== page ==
Wednesday, March 31, 2010

Garden update and a review of the mystery novel The Crossing Places

Finally we have a week of beautiful weather. I tiptoe around the edges of the garden. I’m bent over, peering down, looking for signs of green, brushing away a little leaf mulch and then putting it carefully back. I have to time my garden activity perfectly. If mulch is raked away too early, it won’t protect the tender shoots from late frost, but if left too long, there could be injury to the new plants it protects. When the forsythia bloom is the general rule here. Cut back perennials, prune roses and remove mulch when the forsythia begin to flower. (Southern gardeners are probably wondering why anyone would try to garden in a place where the last spring frost date is May 15th:)

Every spring I regret not planting more very early bloomers like hellebore and crocus. It’s the high failure rate that always makes me hesitate. More often than not, early flowers are either buried under several inches of snow or ruined by hard freezes. The failure years always seem much harder than if I had nothing at all to anticipate.

I’m surprised to see how dry the upper layer of soil is. After the abundance of snow that just melted, I expected the ground to remain wet longer. Rain is predicted for this weekend and we really need it to give plants a good start.

The lamium leaves are limp but still hold that pretty green and white pattern. Lamium tries to be an evergreen, remaining leafed out all winter, protected by the snow. Strawberries too and heuchera keep their foliage. I’ve seen early daffodils blooming in other gardens but mine are way behind. Some of the distinctly striped species tulip foliage is showing--not much. I planted a dozen or more bulbs last fall and not nearly that number has emerged. Disappointing.

The pagoda dogwood leaf buds are swelling and the lilacs are just forming flower buds. Spring is always cautious in the north. In May the earth will explode, making up for time lost.

This is Hocus Pocus, the perfect friend to share a comfy chair or a pillow with while reading a good mystery.

Hocus and I recently spent a day reading The Crossing Places, a first novel by Elly Griffiths. Since my garden updates are so pitifully brief, we decided to include a book review. (Really, it was my decision, Hocus had no opinion either way. Another reason to love cats, they never argue:) My review follows.

Round the eastern coast of Norfolk, the North Sea creeps upon the land and leaves behind a desolate place known as the salt marsh; a landscape of oozing mud and deep pools hidden beneath rampant grass and reeds. Thousands of years ago, this hostile place may have held religious significance for primitive peoples. Upon it they built a wooden henge and set markers to navigate the quicksand beds.

Today, this lonely site is shunned by most, but Dr Ruth Galloway chooses to live here near where she first excavated the site of the ancient henge. Dr Galloway, archaeologist, anthropologist, and professor at Northern Norfolk University, views the salt marsh with a strange combination of fear and awe, love and loathing. Although the road to her cottage, one of only three houses on the marsh, is frequently flooded and impassible, she is determined to ignore these inconveniences and remain living with the history of the long ago people who dwelt here.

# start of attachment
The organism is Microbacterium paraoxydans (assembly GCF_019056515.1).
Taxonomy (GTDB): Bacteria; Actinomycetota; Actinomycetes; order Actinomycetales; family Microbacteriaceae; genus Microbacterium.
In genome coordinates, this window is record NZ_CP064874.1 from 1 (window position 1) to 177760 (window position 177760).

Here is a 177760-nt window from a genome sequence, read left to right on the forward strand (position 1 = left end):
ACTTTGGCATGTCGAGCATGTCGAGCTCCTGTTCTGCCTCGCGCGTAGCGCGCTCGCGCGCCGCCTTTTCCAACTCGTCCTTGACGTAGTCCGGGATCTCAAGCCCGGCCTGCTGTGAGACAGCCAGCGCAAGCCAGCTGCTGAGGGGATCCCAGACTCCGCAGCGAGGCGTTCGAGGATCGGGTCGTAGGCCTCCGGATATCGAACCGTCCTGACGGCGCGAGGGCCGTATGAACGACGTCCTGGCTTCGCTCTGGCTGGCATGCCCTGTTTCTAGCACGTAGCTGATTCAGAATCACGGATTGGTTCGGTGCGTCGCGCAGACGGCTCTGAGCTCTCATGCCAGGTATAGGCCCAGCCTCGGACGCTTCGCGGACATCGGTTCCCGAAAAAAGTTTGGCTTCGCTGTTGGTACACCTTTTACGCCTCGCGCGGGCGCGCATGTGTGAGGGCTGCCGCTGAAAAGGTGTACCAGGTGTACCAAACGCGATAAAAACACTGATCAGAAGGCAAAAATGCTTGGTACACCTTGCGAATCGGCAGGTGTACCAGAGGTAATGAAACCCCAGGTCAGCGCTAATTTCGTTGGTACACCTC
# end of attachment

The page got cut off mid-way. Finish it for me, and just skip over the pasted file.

Her anthropology expertise makes her the logical person to consult when the shifting bog gives up the body of a child. Could this child be Lucy Downey, taken from her home ten years ago with never a trace or clue to her fate? The missing child has haunted Detective Chief Inspector Harry Nelson these long years. After the child went missing, the kidnapper taunted him with letters giving cryptic clues to Lucy’s final resting place. A brief examination by Dr Galloway results in the discovery of an Iron Age torc around the child’s neck and she determines this is not Lucy but rather an amazingly well
preserved corpse that dates to perhaps 600 BC.

Another crushing disappointment for DCI Nelson, but a career building discovery for Galloway. Still, the Inspector senses an ally in Ruth. Her ready knowledge of folklore and ancient myths may aid him in discovering clues in the letters written by the kidnapper (if they were indeed written by him and not some publicity seeker trying to gain attention from a high profile case). Thus, Ruth is drawn into the search for the long missing Lucy and her abductor.

Author Elly Griffiths creates a vivid picture of this desolate bog, a place of neither sea nor land that holds many secretes and must be coxed into revealing them. The British have a knack for writing dark and brooding atmosphere. I have a feeling that we Americans would look upon this place as a mostly sunny wetland full of wonderful birds and colorful plants, but that would not add to the sinister tone of the story. Instead, Griffiths paints us a landscape, lonely and unfriendly, dark and wet and always willing to
accept the sacrifices of man and hold them forever.

Ruth Galloway is an unusual main character. Neurotic, aging and overweight, struggling with a lot of anger and self worth issues, she isn’t at first a very likable heroine. We glimpse her thoughts and see mostly self absorption and repressed hostility. It was not Ruth’s character, but rather the romance of ancient legends that pulled me deeply into the story. DCI Nelson is a more compelling character. He is both intense and focused and the reader can’t help but sympathize with his frustration over his failure to resolve the
Lucy Downey case.

Familiar as we are here in America with police procedurals (we are bombarded by forensic shows such as CSI, NCIS and Law and Order) we may also wonder why the Norfolk police didn’t call in experts in the fields of mythology and religion to analyze the letters at the beginning of the abduction case rather than ten years later. All I can say is that most novels have these irritating flaws but if the author has already hooked her readers, minor problems can be overlooked.